Adding sugar, syrups, non-caloric artificial sweeteners, and creams can have a negative effect on diabetes patients due to the sugar and carbohydrate content.

One study concluded that non-caloric artificial sweeteners may induce glucose intolerance and alter the gut microbiome in humans.

It is important to have a conversation with your healthcare provider in regard to consuming coffee and adding sugar, sweetener, and other items to your drink. This is an important conversation to have so you can choose the right options. Your healthcare provider can give the best recommendation based on your individual specific needs.

Other Studies

Studies show that drinking green tea and coffee is associated with a lower death risk. Individuals who have type 2 diabetes are known to be at a higher risk for:

  • Circulatory diseases
  • Cancer
  • Bone fractures
  • Dementia

Due to the bioactive compounds in coffee and green tea, studies suggest that these beverages may have health benefits. Studies also show that drinking two or more cups of coffee along with four or more cups of green tea was associated with a 63% lower risk of death over a five-year period.

Yet, more research needs to be conducted to explore the impact of coffee and green tea both separately and combined.

Ask Your Healthcare Provider About Drinking Coffee

If you have diabetes, it is extremely important to talk to your healthcare provider about the consumption and amount of coffee, tea, and other beverages that may affect your condition. Have a list of questions prepared so you know what to include in your diet.

A Word From Verywell

Coffee is a beverage that is enjoyed by many people. Depending on preference, some love all the flavored additions that come with a cup of coffee. If you have diabetes, it is important to speak with your healthcare professional regarding the best options when it comes to consuming coffee. It is also important to have a conversation with your healthcare provider regarding lifestyle habits, diet, and exercise.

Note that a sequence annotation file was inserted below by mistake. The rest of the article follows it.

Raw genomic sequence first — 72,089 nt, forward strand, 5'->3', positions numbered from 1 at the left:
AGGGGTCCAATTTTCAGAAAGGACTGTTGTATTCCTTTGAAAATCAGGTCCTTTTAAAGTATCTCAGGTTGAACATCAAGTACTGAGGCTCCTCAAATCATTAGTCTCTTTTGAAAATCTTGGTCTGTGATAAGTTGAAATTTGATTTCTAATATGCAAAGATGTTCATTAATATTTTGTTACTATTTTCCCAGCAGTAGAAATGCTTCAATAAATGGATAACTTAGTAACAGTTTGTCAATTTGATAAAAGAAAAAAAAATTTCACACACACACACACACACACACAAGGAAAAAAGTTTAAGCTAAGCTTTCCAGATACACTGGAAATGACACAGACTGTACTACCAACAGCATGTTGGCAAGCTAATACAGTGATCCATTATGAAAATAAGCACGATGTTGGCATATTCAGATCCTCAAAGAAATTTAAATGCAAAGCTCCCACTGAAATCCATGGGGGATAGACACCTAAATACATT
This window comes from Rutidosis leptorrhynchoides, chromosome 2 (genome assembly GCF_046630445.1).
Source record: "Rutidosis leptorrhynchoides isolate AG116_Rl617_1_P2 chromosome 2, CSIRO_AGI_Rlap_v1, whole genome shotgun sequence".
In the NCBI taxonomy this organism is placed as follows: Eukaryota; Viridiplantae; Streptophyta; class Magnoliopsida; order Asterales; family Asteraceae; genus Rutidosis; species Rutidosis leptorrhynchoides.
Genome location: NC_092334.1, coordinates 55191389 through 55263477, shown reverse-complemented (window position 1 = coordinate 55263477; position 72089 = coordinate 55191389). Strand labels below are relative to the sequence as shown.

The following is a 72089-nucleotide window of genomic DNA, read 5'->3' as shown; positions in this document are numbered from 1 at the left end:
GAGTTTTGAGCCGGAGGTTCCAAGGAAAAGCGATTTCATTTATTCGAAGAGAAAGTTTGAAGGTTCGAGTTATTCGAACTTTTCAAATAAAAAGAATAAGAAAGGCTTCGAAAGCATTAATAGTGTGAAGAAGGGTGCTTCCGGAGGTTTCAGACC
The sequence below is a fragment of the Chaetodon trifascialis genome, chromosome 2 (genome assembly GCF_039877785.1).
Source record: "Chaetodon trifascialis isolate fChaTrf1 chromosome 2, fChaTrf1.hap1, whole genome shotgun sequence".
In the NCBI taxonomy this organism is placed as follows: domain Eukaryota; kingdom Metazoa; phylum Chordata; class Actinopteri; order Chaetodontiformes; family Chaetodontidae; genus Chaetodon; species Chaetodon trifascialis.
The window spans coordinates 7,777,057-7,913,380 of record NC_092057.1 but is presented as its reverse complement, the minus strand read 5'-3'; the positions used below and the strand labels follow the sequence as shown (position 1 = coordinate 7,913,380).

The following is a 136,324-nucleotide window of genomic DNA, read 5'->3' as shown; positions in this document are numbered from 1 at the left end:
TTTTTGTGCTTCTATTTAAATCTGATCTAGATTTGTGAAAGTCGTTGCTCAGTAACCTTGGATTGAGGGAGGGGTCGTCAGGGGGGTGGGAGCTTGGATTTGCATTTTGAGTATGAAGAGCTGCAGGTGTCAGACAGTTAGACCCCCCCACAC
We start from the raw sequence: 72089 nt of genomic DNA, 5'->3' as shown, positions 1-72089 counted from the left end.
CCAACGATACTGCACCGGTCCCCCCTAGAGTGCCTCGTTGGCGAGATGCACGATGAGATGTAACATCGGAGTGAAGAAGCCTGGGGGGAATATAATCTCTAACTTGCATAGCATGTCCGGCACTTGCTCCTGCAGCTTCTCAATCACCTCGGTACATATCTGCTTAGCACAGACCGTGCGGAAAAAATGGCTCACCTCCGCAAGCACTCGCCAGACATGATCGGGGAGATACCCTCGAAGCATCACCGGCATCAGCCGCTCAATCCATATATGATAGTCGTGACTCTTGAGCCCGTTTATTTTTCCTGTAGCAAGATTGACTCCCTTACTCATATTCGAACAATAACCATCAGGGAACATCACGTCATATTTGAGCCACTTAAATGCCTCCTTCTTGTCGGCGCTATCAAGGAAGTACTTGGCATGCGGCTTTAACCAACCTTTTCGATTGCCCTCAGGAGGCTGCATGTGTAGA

Diabetes can be managed with proper care, education, and choices. If an individual has a family history of diabetes, it is important to speak with your healthcare provider to learn about preventative lifestyle choices that you can make to stay healthy.

9 Sources
Verywell Health uses only high-quality sources, including peer-reviewed studies, to support the facts within our articles. Read our editorial process to learn more about how we fact-check and keep our content accurate, reliable, and trustworthy.
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  7. Dewar L, Heuberger R. The effect of acute caffeine intake on insulin sensitivity and glycemic control in people with diabetes. Diabetes Metab Syndr. 2017 Dec;11 Suppl 2:S631-S635. doi:10.1016/j.dsx.2017.04.017

  8. Suez J, Korem T, Zilberman-Schapira G, Segal E, Elinav E. Non-caloric artificial sweeteners and the microbiome: findings and challenges. Gut Microbes, 6:2, 149 155, (2015). doi:10.1080/19490976.2015.1017700

  9. Komorita Y, Iwase M, Fujii H, et al. Additive effects of green tea and coffee on all-cause mortality in patients with type 2 diabetes mellitus: the Fukuoka Diabetes Registry. BMJ Open Diabetes Research and Care 2020:8:e001252. doi:10.1136/bmjdrc-2020-001252

By Yvelette Stines
Yvelette Stines, MS, MEd, is an author, writer, and communications specialist specializing in health and wellness.